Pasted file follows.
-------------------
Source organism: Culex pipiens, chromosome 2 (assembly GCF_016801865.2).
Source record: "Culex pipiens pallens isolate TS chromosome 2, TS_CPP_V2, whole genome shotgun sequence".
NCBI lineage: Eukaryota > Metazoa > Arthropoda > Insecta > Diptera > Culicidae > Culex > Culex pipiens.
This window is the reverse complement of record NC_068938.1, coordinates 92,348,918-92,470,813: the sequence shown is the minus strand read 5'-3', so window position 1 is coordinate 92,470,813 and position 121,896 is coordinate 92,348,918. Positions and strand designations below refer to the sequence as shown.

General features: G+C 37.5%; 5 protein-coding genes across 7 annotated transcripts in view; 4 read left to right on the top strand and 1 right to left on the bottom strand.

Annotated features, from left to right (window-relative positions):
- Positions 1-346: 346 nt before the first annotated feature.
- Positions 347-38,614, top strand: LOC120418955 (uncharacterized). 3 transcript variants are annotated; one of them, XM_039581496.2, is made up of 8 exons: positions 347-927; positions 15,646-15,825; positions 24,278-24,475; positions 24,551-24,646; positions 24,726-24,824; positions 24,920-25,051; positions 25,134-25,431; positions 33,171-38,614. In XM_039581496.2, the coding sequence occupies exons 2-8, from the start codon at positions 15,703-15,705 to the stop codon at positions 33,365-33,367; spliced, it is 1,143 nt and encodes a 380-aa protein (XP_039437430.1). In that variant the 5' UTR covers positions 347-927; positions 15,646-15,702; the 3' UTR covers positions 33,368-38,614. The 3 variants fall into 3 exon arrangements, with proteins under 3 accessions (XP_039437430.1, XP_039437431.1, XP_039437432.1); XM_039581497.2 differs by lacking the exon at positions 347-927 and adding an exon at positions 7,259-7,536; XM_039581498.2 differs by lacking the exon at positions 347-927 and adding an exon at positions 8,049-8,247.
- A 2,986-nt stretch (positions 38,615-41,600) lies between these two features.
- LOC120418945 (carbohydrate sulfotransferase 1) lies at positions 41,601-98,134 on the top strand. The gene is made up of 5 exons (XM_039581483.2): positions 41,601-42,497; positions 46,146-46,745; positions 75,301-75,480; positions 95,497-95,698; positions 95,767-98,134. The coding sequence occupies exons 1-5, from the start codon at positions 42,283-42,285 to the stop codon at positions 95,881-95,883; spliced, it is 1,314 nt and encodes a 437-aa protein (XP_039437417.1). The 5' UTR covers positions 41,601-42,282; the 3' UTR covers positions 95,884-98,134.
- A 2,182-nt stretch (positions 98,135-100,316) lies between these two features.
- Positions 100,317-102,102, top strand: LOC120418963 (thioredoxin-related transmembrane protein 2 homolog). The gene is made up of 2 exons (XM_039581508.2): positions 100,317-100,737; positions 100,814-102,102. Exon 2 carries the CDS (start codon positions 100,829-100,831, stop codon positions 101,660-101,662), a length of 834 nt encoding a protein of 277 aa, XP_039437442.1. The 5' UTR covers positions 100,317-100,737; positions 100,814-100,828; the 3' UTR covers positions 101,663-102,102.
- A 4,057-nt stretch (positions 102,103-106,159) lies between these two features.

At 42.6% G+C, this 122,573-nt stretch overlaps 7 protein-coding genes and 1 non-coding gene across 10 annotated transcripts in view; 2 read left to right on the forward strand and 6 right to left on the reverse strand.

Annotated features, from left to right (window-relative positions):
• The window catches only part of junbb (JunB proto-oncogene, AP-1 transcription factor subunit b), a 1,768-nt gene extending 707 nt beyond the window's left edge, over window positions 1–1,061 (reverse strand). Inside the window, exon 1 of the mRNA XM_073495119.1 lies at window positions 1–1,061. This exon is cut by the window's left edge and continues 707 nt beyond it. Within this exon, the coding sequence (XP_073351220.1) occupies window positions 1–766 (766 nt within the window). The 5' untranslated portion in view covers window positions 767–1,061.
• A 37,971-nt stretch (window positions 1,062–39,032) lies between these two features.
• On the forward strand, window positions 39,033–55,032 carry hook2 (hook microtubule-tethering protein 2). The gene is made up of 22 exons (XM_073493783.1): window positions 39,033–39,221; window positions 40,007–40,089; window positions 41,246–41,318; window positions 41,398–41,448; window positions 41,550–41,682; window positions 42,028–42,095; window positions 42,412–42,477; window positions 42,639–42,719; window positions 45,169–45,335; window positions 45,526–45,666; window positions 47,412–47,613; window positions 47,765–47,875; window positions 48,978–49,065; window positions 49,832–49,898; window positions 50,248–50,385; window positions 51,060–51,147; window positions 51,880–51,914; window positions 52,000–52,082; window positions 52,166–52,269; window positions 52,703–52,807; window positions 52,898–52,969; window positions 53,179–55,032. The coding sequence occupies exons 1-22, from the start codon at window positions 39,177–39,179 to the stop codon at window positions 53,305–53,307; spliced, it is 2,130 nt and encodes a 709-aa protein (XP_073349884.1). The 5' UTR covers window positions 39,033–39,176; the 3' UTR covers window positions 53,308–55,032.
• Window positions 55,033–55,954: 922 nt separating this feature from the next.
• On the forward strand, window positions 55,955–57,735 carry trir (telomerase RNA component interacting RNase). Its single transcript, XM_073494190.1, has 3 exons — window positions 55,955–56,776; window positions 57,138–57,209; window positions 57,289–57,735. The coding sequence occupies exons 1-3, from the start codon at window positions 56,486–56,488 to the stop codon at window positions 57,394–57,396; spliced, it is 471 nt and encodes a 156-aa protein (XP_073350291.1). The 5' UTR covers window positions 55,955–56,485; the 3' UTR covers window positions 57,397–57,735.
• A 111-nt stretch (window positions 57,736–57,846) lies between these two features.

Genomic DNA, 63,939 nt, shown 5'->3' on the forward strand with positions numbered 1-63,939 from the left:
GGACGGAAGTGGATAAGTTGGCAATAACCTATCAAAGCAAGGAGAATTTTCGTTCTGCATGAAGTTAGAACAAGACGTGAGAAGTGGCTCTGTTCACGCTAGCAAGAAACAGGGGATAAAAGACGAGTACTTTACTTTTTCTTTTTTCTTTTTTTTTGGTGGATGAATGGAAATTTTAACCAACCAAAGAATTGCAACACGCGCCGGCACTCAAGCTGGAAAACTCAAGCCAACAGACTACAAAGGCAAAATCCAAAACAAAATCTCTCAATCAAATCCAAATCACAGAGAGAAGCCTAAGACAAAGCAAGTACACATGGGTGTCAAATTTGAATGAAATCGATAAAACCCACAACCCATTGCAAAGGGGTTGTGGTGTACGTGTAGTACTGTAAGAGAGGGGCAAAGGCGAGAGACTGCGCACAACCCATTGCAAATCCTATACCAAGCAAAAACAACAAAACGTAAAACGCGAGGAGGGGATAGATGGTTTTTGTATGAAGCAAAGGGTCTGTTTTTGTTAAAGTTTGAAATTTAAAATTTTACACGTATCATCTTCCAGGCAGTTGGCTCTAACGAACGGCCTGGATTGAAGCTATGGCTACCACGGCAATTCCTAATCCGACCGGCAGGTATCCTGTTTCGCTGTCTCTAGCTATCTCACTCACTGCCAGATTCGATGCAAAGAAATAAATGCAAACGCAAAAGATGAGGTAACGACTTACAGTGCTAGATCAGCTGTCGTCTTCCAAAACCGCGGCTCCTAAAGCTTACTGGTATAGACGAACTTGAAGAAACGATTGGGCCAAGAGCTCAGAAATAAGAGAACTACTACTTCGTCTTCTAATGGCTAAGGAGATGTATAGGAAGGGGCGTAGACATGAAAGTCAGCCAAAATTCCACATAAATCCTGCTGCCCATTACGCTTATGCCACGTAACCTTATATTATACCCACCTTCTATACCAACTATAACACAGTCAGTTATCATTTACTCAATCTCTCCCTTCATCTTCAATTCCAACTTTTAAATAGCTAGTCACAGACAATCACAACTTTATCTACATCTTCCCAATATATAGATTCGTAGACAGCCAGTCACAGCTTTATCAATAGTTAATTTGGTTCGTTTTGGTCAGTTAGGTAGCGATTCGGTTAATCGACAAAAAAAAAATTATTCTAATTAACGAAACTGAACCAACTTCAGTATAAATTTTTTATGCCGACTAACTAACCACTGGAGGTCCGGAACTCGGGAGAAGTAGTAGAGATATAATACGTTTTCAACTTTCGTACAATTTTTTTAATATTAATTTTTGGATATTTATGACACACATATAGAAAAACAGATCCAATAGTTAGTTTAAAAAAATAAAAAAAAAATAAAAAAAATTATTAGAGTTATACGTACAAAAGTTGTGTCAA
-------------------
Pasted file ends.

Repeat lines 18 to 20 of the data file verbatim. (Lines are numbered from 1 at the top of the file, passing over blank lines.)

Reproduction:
• On the forward strand, window positions 39,033–55,032 carry hook2 (hook microtubule-tethering protein 2). The gene is made up of 22 exons (XM_073493783.1): window positions 39,033–39,221; window positions 40,007–40,089; window positions 41,246–41,318; window positions 41,398–41,448; window positions 41,550–41,682; window positions 42,028–42,095; window positions 42,412–42,477; window positions 42,639–42,719; window positions 45,169–45,335; window positions 45,526–45,666; window positions 47,412–47,613; window positions 47,765–47,875; window positions 48,978–49,065; window positions 49,832–49,898; window positions 50,248–50,385; window positions 51,060–51,147; window positions 51,880–51,914; window positions 52,000–52,082; window positions 52,166–52,269; window positions 52,703–52,807; window positions 52,898–52,969; window positions 53,179–55,032. The coding sequence occupies exons 1-22, from the start codon at window positions 39,177–39,179 to the stop codon at window positions 53,305–53,307; spliced, it is 2,130 nt and encodes a 709-aa protein (XP_073349884.1). The 5' UTR covers window positions 39,033–39,176; the 3' UTR covers window positions 53,308–55,032.
• Window positions 55,033–55,954: 922 nt separating this feature from the next.
• On the forward strand, window positions 55,955–57,735 carry trir (telomerase RNA component interacting RNase). Its single transcript, XM_073494190.1, has 3 exons — window positions 55,955–56,776; window positions 57,138–57,209; window positions 57,289–57,735. The coding sequence occupies exons 1-3, from the start codon at window positions 56,486–56,488 to the stop codon at window positions 57,394–57,396; spliced, it is 471 nt and encodes a 156-aa protein (XP_073350291.1). The 5' UTR covers window positions 55,955–56,485; the 3' UTR covers window positions 57,397–57,735.